WASL results show CK schools above average

Hard work, extra classes, hours of studying and tutors paid off for schools in the Central Kitsap School District this year.

With Washington Assessment of Student Learning (WASL) results just released by the Office of the Superintendent of Public Instruction (OSPI), the percentage of students in every grade except fifth and eighth are above the state average in reading.

Results from WASL tests taken last spring showed reading and math scores were up in third and seventh grades, writing scores were up in fourth, seventh and 10th grades and the percentage of students meeting the reading standard exceeded that of the state at grades third-eighth and 10th.

“We’re above the state in meeting standard,” said CKSD Research and Evaluation Director Linda Elman.

Although reading and writing scores are up, math and science levels still present a concern. Meeting the standard on math and science portions of the WASL, however, will not be a graduation requirement until 2013 and CKSD staff and administrators are working hard now to prevent problems down the road.

To provide the help many students require to excel in the math and science portions, as well as those who did not meet thee standard on reading and writing, a variety of intervention programs have been created.

At the elementary and junior high school levels, extended learning opportunities are available throughout the school year. New math curriculum in high schools and junior highs are now more closely tied to the state’s grade level expectations and additional math classes have been added at the high school level to assist students who have yet to pass the math portion of the WASL. Summer school programs for the WASL also have been offered.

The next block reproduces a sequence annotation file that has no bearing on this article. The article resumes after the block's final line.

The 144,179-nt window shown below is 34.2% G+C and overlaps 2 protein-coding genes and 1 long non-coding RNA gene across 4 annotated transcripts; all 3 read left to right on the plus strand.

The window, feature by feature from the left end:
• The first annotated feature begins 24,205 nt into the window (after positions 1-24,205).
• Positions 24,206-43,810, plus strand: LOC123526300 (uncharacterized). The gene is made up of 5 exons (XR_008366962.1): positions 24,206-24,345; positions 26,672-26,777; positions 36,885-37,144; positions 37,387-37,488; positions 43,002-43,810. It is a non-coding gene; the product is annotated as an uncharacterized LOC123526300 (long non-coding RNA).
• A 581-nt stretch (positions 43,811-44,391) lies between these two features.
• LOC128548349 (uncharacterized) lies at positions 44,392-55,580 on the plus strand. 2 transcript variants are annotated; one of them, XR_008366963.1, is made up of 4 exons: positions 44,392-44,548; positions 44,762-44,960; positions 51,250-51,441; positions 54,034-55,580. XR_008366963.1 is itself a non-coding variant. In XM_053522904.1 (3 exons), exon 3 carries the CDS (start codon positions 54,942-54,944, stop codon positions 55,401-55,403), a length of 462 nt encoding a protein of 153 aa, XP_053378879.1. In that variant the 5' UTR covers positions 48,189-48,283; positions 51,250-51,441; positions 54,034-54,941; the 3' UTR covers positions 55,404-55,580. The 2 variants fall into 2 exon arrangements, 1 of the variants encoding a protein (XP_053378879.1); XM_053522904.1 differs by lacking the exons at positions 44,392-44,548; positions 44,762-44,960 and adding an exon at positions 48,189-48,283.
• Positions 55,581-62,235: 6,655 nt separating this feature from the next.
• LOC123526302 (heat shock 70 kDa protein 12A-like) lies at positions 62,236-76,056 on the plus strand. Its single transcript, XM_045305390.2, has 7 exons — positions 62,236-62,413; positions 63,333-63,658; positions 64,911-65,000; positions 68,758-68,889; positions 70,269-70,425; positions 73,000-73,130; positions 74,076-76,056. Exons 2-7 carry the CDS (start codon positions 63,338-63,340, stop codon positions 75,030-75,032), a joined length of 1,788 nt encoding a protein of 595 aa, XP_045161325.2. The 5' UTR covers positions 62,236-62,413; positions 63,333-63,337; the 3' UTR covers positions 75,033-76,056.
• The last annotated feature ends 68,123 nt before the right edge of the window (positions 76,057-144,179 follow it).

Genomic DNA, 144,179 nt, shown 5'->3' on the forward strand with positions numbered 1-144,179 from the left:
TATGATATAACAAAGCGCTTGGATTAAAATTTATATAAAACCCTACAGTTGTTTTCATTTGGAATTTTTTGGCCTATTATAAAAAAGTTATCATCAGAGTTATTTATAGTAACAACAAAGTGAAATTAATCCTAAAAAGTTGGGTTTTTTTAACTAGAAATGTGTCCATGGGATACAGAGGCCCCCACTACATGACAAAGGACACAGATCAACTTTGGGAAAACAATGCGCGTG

“As we review WASL results, the focus for Central Kitsap School District continues to be the individual student,” said CKSD Superintendent Greg Lynch. “By providing the best possible instruction within existing resources, our goal is for each student to reach high standards.”

Currently, students must meet the reading and writing standards of the WASL to graduate. Even though meeting the standard on math and science portions for WASL aren’t a requirement for graduation until 2013, high school students who have not passed the math portion are required to pass additional math courses and continue to take the WASL each year. Seniors in high school must earn one additional credit in math, juniors two additional credits.

The goals behind the WASL testing remain unchanged with a focus of all students, regardless of who they are and what they want to do after high school, need a solid foundation of reading, writing and math skills.

Elman said from the data released, although CK schools are above the state average, the trend in the overall results is fairly flat. She added that she wants to look into the patterns in ethnicities over results periods to see if there’s any closing of the gap in meeting the standards. She added that she also wants to look at how many kids met the standards last year, compared to how many did now.

“The big emphasis is how schools use this data to enhance student learning and how schools can plan for intervention and learning enhancement,” Elman added. “That’s now my focus.”

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